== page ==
Merck’s Gardasil has been propelling the pharma giant’s vaccine unit in recent quarters, and that doesn't look like it'll be changing. The company sees more growth ahead thanks to an “unprecedented increase in worldwide demand” for HPV vaccines, an executive said.
In the third quarter, Merck’s Gardasil franchise generated (PDF) $1.05 billion in global sales, a 55% increase over last year’s third quarter, when the franchise pulled in $675 million. Part of the growth came from sales to the CDC's stockpile, the company noted, but higher demand around the world—including in Europe and China—also played a role.
Addressing the vaccine's performance on a recent conference call, Merck’s president of global human health Adam Schechter said the company is “seeing unprecedented increase in worldwide demand for the HPV vaccines.” He said global demand has “doubled in the last year alone.”
“Gardasil is increasingly viewed as an anti-cancer vaccine for certain HPV-related cancers,” Schechter said. “Countries like Australia have increased vaccination rates to levels that could potentially help obtain the goal of cervical cancer elimination, driving demand and awareness as well as serving as a model for others.”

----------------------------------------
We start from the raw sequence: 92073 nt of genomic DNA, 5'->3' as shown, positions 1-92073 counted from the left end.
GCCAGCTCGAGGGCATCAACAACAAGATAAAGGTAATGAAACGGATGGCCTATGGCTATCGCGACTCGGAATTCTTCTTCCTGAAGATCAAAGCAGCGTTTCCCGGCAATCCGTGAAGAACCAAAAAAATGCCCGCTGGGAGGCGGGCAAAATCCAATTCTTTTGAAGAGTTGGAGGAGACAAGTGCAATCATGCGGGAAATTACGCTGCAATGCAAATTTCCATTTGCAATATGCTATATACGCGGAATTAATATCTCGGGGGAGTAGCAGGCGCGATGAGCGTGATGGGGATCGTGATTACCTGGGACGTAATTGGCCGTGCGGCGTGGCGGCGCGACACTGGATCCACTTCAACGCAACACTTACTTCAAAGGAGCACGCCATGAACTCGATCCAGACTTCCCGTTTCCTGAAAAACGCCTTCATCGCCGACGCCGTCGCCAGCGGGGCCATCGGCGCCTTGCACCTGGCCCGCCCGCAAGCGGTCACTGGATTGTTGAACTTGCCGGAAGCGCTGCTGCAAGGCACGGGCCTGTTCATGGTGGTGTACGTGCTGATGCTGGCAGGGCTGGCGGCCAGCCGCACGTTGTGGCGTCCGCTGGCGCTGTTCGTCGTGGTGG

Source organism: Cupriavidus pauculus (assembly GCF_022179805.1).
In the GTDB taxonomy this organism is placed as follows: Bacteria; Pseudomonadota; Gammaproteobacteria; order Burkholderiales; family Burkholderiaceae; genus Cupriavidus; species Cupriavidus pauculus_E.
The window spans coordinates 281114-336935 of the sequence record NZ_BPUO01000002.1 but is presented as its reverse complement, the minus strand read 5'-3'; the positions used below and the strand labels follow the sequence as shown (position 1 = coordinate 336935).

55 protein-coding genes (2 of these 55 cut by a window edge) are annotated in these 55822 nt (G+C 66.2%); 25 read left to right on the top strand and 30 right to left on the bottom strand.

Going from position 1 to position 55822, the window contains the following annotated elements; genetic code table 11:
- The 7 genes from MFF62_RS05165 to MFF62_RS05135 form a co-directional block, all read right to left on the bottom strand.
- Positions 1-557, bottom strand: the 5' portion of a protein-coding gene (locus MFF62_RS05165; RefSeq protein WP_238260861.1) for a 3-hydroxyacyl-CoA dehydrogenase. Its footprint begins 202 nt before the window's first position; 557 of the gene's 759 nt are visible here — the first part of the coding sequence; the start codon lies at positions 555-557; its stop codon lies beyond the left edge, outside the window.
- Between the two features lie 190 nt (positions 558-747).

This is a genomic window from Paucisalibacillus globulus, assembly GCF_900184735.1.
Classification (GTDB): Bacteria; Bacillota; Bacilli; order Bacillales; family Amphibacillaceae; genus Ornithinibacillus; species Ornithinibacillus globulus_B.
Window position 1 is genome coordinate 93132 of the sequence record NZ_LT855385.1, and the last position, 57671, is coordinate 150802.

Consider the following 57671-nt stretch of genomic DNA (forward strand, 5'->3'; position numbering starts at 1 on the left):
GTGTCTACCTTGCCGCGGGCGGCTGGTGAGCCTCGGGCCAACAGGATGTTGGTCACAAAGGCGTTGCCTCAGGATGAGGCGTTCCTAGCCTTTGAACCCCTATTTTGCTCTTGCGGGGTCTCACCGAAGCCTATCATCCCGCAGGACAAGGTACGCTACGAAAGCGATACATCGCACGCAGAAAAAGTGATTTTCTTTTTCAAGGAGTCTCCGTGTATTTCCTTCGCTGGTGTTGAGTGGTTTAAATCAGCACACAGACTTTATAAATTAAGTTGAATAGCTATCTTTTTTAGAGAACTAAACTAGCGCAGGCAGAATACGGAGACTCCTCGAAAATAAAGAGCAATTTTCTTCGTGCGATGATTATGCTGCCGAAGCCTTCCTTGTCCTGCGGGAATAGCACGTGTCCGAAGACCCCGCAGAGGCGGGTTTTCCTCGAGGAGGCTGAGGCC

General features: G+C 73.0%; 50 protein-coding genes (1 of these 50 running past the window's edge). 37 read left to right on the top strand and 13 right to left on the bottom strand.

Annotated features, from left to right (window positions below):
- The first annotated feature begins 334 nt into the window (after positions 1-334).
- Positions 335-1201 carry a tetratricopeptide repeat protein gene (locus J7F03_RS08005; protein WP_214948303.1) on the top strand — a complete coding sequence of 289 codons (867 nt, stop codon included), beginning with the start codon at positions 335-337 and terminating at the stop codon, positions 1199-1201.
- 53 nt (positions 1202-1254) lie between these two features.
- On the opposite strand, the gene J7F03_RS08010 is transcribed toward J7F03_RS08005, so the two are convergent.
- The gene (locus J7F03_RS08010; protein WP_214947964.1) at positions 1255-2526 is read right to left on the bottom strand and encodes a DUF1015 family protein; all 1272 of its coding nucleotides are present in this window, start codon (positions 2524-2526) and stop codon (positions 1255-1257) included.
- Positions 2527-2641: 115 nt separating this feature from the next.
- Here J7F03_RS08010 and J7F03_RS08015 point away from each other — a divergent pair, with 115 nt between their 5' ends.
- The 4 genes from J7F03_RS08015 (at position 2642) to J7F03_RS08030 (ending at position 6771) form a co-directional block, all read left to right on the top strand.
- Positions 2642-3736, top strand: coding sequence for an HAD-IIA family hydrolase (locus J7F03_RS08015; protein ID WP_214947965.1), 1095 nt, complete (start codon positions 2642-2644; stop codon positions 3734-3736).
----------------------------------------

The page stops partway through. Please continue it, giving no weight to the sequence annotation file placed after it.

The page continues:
Policy changes in Gavi countries are also driving demand, Schechter said, and a launch in China is chipping in, too. Aside from new demand outside of the U.S., Merck recently secured a U.S. label expansion in people aged 27 to 45. Previously, the vaccine had been approved for people aged 9 to 26. Together, the factors lead Schechter to believe that growth for the vaccine "will continue to be very, very strong."
The lofty statements led Wolfe Research analyst Tim Anderson to question just how high sales for the product might grow, but Merck execs didn't provide a number for potential peak sales.
To keep up with new demand, Merck has already invested to build up Gardasil manufacturing, CFO Rob Davis said on the call. The company can continue to invest to support the product going forward, he added.
The strong third-quarter performance comes a year after Merck had to stop manufacturing briefly due to a cyberattack. The company had to borrow back $240 million worth of stockpiled Gardasil doses during last year's third quarter, hurting its sales for the period. Davis previously said Merck could recoup the lost sales by replenishing the CDC stockpile, according to Regulatory Focus.
All told, Merck’s vaccines generated $2.2 billion for the quarter, Schechter said, up 13% over the same period last year. While Gardasil soared, Merck’s shingles vaccine Zostavax continued to struggle due to GlaxoSmithKline’s rival rollout for Shingrix.